But ultimately, while Scrubs definitely looks better on DVD than it does on streaming, it still has one major problem.
DVD’s are inconvenient in 2020.
Look, I love DVDs. I’m saying this as I sit next to a literal bookshelf of DVDs and VHS tapes in the basement of my childhood home. I still buy DVDs and think that the format has a lot going for it. Pound for pound, dollar for dollar, I love physical media and can never see myself giving up on actually getting to own TV/movies in the form of a compact disk.
But dear God, are DVDs an inconvenience in 2020.
My main issue with trying to watch Scrubs on DVD is that, while clearly better than what’s on Hulu/Amazon Prime, the improved picture quality isn’t better enough to justify relying on a disc to watch the entire series.
And this isn’t just because a single digit difference in bitrate isn’t that much of a feast on the eyes; this really just comes down to the the resolution still being magnified by 20 in order to upscale the content to fit a 4k TV. And while I’ve gotten better results by using the old 720p TV I had in high school to watch the series, along with the Standard Definition CRT TV my Dad had from when I was a kid to get what I genuinely believe is the best picture quality I’ll ever see for the show… none of that is remotely practical for the average viewer.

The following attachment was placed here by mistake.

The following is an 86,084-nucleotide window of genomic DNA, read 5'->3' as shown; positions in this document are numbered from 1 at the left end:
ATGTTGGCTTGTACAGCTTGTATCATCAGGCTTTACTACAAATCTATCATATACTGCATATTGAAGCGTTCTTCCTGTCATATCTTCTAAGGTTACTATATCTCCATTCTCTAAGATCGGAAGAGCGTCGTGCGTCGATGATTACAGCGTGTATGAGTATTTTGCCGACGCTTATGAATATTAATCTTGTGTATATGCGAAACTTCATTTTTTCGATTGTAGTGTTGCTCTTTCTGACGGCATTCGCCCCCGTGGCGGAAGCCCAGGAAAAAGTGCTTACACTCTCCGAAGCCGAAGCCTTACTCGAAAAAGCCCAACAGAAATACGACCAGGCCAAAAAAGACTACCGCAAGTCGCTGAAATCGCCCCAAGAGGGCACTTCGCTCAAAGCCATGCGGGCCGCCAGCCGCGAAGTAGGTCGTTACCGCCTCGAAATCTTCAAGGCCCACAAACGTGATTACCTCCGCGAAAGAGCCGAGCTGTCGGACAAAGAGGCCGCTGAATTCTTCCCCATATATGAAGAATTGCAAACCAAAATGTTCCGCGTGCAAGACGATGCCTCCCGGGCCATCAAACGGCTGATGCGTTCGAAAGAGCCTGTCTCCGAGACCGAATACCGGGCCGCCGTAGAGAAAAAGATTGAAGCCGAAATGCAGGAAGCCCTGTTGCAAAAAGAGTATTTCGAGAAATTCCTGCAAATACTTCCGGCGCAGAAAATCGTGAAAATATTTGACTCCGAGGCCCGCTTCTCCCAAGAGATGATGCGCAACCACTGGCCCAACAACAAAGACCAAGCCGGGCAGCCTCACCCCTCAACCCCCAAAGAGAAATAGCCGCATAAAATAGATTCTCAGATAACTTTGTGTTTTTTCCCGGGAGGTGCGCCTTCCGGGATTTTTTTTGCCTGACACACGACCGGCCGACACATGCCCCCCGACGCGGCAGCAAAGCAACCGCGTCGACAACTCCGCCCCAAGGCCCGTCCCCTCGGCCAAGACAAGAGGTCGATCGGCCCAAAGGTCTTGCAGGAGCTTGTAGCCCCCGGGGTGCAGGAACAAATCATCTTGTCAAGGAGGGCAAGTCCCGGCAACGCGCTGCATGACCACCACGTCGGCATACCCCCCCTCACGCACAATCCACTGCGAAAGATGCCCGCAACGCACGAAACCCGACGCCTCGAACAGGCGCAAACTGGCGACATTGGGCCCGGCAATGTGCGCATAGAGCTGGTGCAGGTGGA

That CRT setup I just mentioned; that’s, no question, the best way to watch the show. The resolution matches what DVDs are capable of outputting, the scan lines that CRT’s are synonymous with are able to help hide compression/artifacts in the picture, and the fuzz and warmth of an old-school TV go a long way to really drive in the nostalgic feelings I have towards the series. For anyone versed in retro gaming, watching Scrubs on DVD with a CRT TV makes as much sense as playing the NES on a Sony Trinitron. Everything is compatible with everything, all is right in the world. Cue Lazlo Bane.